• Misleading and Deceptive Conduct

The points above are a general guide to our conversation but feel free to jump in and ask questions. We will BLAB for about an hour and it will be recorded. If you miss the live the stream it will be available at the same link. If you have questions that weren’t answered in BLAB Small Business Talk Australia Websites please contact our BLABbers offline for further information.

This weeks BLAB features James Cooke – Cooke Consulting @CookeConsulting, Julie Sanderson – Jacaranda Grove Consulting @jacarandagrove, Steven Brown – Etienne Lawyers @SteveBrown_  and Suzanne Brown – Etienne Lawyers @tbearetienne. Don’t forget to follow our BLABbers on Twitter.

BLAB Small Business Talk Australia Websites – Join the BLAB Here

BLAB All About Websites



Etienne Lawyers FREE download – Is Your Website Legal? – 12 Ways to Use Photos Legally on your Website will help you to understand how to use photos on your website without fear of prosecution.

Images and graphics are powerful tools in your business. They will convert more customers than text alone. But if you are using those images illegally you could end up paying significant amounts of money, far more than you can imagine.


Is Your Website Legal? BLAB Small Business Talk Australia Websites

Get Your Free Download Now!






Buying Off The Plan – Filming for ICLE


Buying Off The Plan - Filming for ICLE

Buying Off The Plan

Etienne Lawyers was again asked to film a presentation for ICLE. Steven Brown’s presentation was focused on purchasers buying off the plan and developers selling off the plan. Steven has many years experience acting for both developers selling off the plan and purchasers buying off the plan. He understands the benefits and pitfalls from both the purchaser and developers point of view. Steven’s extensive experience in this area made him the logical choice for ICLE in presenting this area of law as training for other lawyers.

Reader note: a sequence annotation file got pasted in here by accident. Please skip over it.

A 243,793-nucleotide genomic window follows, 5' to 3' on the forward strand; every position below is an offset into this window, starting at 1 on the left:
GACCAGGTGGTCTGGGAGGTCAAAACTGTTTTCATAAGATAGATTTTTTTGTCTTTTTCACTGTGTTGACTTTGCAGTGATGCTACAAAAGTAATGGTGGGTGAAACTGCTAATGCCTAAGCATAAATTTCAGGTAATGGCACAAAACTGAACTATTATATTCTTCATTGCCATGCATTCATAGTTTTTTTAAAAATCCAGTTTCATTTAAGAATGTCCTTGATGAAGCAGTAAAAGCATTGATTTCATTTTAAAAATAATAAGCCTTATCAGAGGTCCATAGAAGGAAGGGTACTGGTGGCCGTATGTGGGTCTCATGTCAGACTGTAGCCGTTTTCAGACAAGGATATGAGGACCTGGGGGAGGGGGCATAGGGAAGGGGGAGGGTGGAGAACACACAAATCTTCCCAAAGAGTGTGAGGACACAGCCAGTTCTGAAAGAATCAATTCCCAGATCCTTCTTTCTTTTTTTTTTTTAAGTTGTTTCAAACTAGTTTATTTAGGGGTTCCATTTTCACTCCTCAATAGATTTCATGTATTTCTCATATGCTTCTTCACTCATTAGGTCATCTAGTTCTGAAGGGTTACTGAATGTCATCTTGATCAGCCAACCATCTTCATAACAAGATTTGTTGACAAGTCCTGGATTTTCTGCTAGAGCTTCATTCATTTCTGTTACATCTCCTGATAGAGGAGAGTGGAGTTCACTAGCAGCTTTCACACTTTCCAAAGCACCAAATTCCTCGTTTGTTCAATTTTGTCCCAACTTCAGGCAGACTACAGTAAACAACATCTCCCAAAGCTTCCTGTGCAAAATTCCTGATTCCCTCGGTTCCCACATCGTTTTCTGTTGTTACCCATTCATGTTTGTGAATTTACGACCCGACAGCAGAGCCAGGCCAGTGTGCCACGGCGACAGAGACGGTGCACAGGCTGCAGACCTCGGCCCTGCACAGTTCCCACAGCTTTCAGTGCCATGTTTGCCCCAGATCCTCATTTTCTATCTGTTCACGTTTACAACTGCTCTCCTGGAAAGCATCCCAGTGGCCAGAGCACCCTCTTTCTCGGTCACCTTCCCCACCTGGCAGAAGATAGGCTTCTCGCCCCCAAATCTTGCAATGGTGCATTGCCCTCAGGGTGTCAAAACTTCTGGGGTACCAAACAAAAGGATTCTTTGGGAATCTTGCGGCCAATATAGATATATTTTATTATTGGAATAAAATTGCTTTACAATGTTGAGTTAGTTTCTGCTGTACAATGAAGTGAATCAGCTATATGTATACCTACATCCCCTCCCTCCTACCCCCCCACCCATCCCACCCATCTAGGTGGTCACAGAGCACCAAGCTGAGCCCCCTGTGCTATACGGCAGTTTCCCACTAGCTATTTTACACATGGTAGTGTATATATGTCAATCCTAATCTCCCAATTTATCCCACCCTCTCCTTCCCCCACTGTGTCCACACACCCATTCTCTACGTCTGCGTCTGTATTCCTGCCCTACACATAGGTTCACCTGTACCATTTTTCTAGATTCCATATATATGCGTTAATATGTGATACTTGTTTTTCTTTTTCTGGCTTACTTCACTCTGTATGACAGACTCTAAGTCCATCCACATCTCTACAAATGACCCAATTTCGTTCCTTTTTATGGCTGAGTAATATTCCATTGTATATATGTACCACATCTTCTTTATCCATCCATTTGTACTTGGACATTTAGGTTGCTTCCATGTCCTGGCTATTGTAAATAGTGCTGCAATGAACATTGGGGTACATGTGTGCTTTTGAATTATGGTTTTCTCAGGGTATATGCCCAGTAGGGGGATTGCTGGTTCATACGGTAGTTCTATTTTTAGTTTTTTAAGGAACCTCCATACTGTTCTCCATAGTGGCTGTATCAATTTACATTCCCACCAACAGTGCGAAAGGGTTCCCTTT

This is a very topical subject at the moment. With the Sydney skyline having more cranes than any other in the world except Dubai. Most of the buildings are new apartments. With interest rates low and overseas buyers being restricted to mostly new properties – new apartments are very popular. Also peaking interest in NSW is the First Home Owner Grant and First Home – New Home scheme offered by the State Government. New apartments can be cheaper than houses and land making them easier to satisfy the rules of the government schemes.

With property prices rising sometimes 10% a year developers can sell a property off the plan and not complete the building for 5 years. In that 5 years the selling price may have increased by $100,000.00 making it advantageous for the developer to decide not to sell to the original purchaser and put the property back on the market and sell for a higher price.

Buying off the plan has advantages for the purchaser but also disadvantages. There have been many examples recently in the media of developers withdrawing properties from sale, changing the size of lots, changing the fixtures and fittings, even reducing the number of bedrooms. All of this was discussed in Steven’s presentation.

There are proposed updates to laws being proposed by several State Governments.

To find out more about Buying Off the Plan, download our free reference here.

Linkedin for Lead Generation

James Cooke from Linkedin Success gave a fabulous presentation on using Linkedin as a Lead Generation Tool for Lawyers. James is passionate about using Linkedin as a lead generation tool and he conveys this passion in his presentations. His presentation was not only educational but practical and fun. James’ vast experience using Linkedin to generate leads for his Debt Collection business has enabled him to develop a proven formula that he now shares both online and in live presentations.